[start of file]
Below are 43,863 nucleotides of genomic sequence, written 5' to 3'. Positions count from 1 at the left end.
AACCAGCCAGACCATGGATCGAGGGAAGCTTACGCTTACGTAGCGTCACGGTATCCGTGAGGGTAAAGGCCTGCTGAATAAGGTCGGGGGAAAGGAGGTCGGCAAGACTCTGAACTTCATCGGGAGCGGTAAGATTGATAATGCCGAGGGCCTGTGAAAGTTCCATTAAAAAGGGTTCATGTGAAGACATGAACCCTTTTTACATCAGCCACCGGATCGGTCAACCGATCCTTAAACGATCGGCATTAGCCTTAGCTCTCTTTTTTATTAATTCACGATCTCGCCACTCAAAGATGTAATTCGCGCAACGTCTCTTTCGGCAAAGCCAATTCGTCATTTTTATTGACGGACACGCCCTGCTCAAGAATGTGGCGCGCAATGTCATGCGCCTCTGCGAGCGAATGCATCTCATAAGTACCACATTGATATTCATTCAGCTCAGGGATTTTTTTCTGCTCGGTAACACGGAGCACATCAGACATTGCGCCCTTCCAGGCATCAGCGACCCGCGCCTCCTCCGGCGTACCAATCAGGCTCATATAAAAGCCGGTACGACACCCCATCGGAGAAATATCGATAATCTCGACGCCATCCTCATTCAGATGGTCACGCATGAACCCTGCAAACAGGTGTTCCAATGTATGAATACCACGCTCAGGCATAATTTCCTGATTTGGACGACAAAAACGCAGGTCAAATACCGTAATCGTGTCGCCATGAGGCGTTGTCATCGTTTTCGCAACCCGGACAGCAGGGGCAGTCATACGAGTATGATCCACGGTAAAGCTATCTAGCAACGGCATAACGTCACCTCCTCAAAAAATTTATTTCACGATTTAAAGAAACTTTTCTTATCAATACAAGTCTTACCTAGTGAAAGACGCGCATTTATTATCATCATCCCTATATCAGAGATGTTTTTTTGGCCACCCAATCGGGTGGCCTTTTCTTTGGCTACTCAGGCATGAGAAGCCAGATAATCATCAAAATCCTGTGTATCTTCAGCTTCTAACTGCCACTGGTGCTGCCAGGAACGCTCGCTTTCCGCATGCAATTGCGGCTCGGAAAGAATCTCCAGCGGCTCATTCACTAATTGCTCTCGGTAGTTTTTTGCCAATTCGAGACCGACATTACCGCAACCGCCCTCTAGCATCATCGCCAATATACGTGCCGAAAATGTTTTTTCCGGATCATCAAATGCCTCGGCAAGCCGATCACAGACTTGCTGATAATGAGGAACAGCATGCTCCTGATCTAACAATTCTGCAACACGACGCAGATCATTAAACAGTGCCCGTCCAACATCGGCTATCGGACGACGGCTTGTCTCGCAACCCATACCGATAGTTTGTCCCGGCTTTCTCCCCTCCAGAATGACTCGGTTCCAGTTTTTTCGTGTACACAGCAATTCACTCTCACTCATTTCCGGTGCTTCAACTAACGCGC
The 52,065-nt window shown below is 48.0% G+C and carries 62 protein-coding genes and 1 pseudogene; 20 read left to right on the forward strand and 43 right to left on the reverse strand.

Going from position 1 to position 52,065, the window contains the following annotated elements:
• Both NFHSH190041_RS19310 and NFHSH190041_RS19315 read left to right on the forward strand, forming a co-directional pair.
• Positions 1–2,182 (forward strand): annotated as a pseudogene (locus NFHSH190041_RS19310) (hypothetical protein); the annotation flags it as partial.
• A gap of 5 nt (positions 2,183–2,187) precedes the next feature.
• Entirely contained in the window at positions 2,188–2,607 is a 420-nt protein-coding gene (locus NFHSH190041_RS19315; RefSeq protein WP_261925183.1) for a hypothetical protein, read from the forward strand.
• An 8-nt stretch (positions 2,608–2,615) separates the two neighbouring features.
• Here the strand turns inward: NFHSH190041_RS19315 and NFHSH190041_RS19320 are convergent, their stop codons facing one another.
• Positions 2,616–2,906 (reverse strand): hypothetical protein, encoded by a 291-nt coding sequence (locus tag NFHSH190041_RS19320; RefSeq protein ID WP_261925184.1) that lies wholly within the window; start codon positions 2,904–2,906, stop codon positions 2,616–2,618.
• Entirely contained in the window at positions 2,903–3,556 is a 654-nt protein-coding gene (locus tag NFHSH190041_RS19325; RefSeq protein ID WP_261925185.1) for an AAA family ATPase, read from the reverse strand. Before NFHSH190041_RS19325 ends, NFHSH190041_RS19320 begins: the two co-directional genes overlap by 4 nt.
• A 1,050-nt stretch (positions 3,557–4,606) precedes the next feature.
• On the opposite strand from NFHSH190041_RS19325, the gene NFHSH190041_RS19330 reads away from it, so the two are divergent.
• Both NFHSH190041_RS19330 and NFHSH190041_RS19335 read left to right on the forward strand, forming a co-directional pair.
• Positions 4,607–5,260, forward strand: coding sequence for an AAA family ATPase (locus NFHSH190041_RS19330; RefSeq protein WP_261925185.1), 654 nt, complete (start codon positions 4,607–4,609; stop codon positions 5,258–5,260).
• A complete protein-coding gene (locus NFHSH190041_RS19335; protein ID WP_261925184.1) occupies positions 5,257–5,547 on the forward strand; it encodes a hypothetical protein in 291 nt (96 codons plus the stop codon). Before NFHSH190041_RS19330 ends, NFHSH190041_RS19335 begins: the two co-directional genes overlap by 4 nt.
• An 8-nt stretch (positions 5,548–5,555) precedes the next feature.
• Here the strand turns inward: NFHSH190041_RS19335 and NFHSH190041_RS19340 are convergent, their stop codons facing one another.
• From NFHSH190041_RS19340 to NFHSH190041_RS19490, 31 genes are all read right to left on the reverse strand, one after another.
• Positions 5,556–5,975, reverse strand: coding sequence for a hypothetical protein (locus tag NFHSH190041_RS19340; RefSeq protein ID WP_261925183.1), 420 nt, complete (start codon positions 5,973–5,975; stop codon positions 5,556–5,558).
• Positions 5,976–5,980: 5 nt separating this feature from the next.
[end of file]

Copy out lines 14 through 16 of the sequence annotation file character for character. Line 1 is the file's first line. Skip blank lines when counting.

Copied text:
• On the opposite strand from NFHSH190041_RS19325, the gene NFHSH190041_RS19330 reads away from it, so the two are divergent.
• Both NFHSH190041_RS19330 and NFHSH190041_RS19335 read left to right on the forward strand, forming a co-directional pair.
• Positions 4,607–5,260, forward strand: coding sequence for an AAA family ATPase (locus NFHSH190041_RS19330; RefSeq protein WP_261925185.1), 654 nt, complete (start codon positions 4,607–4,609; stop codon positions 5,258–5,260).